Who said what now?! How to Punctuate Dialogue Tags (correctly) in your Writing.

As a writer, especially if you write fiction, you’ll need to know how to use dialogue tags properly in your writing if you want your reader to feel engaged and connected to your characters.

In this post, I’m going to talk about where to put the punctuation in dialogue, whether it needs a capital letter, where the dialogue actually needs to go and explain how varying your dialogue tags can help change the rhythm of your writing – keeping your reader interested!

‘Where does the punctuation go?’

This one’s easy. Punctuation always goes before the closing quotation mark. I see a lot of this when working through manuscripts – it’s so easy for that pesky comma to slip outside of the quotation marks. Here’s an example:

“I’m heading to the park,” said Charlie.

Simple, the comma is inside the quotation marks. But what if the character is asking a question? Does a comma go after that too? The answer is, no. Here’s how it would look if Charlie was asking a question:

“I’m heading to the park. Do you want to come?” said Charlie.

‘If my character continues speaking after a pause does it need a capital letter?’

It can get a little tricky here, as it all depends on the context of the speech. If the two sentences are related then a capital isn’t needed when the speech continues. Here’s an example:

“I’m heading to the park,” said Charlie, “do you want to come too?”

See, no capital when Charlie continues speaking about heading to the park. However, if Charlie changed the topic and a full stop was added after his name, it would go something like this:

“I’m heading to the park,” said Charlie. “Do you know what time Pauline will be home?”

The dialogue still has a comma before the closing quotation mark but there’s a full stop now after “Charlie”. As the topic has changed and there’s a full stop between the two sections of dialogue the next section of dialogue begins with a capital letter – make sense?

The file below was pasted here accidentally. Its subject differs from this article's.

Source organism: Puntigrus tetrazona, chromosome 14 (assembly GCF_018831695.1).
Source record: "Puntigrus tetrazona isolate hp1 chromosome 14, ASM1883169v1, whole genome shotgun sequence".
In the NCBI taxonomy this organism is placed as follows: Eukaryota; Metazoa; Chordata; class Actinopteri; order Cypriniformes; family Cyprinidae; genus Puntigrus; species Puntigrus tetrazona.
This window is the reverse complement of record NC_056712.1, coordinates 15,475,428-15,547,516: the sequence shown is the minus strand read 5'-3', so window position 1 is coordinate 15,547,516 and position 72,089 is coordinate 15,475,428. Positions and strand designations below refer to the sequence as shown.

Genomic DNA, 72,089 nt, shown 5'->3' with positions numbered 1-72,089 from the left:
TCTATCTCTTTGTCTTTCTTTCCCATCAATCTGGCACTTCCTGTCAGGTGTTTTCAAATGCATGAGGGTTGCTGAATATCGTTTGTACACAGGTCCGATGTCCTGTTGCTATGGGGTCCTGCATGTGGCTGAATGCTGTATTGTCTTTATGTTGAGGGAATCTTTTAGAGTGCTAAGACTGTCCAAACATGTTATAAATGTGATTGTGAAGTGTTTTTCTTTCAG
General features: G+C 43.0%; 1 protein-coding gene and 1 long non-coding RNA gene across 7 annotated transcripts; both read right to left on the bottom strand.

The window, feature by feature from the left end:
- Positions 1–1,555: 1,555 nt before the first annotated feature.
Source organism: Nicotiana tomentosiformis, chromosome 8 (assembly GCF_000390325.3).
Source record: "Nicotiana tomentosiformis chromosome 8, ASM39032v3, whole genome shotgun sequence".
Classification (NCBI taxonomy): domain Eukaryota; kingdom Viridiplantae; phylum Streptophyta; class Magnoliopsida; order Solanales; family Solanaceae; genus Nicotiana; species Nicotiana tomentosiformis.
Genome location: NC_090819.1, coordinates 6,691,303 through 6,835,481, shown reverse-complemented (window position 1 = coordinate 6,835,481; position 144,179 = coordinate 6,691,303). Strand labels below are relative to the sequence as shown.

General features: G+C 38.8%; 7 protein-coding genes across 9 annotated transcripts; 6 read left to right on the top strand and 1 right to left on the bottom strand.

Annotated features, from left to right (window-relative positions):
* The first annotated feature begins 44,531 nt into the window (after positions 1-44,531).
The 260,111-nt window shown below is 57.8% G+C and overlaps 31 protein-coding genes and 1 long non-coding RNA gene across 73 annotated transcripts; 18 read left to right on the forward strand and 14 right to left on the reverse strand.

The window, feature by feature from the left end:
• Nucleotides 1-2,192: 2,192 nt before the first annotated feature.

I know it can get a little confusing, but an editor will look for these things and can change them where necessary. So, it’s important to get into the habit of writing dialogue this way, but don’t worry if the odd one slips through the cracks. We’ll spot it.

‘If the dialogue ends on a question, does a pronoun need capitals?’

This is another common mistake. If the dialogue ends with a question mark or exclamation point, the ‘he/she/they’ don’t need to be capitalised either. It seems to go against the grain, as we’re always told that a question mark or exclamation point are equal to a full stop. For dialogue though, that isn’t the case. Here’s an example:

“I’m heading to the park. Do you want to come too?” he said.

The ‘he’ doesn’t need to be capitalised.

‘Do I always need to start a new line for speech?’

Every time a different person speaks you need to start a new line. Even if your character’s response is a shrug or a sigh it’s best to put it on a new line so the reader can follow the dialogue clearly.

“I’m heading to the park,” he said.
Amelia nodded absently as she glanced over her newspaper.
“Do you want to come?” Charlie asked.

Even though Amelia didn’t verbally respond it still goes onto a new line, as it would seem odd for it all to be on the same line when her nodding is her response. I’m rambling, but you get the point. Each new section of dialogue and actions as a response to said dialogue should go on a new line for clarity.

‘My dialogue seems a bit robotic. Can I move the tags about a little?’

Yes! Please do. If everything is ‘he said’, ‘she said’, ‘the dog said’ then it can become a bit boring for the reader. Varying where you place the dialogue tags keeps the reader engaged and changes the rhythm of the piece. Here’s what I mean:

“I’m heading to the park,” Charlie said.
Amelia nodded absently as she glanced over her newspaper.
Charlie peered down at her, and asked, “Do you want to come?”

By moving the dialogue tag it changes the flow of the writing and this will only help when it comes to keeping your reader focused. Nobody wants to read speech that doesn’t seem natural. If you add actions before/after/in between your dialogue tags it makes the characters feel real and therefore, relatable.

I hope this helps! If you have any questions about where to place punctuation when it comes to dialogue, please get in touch and I’ll help wherever I can.

Happy writing!

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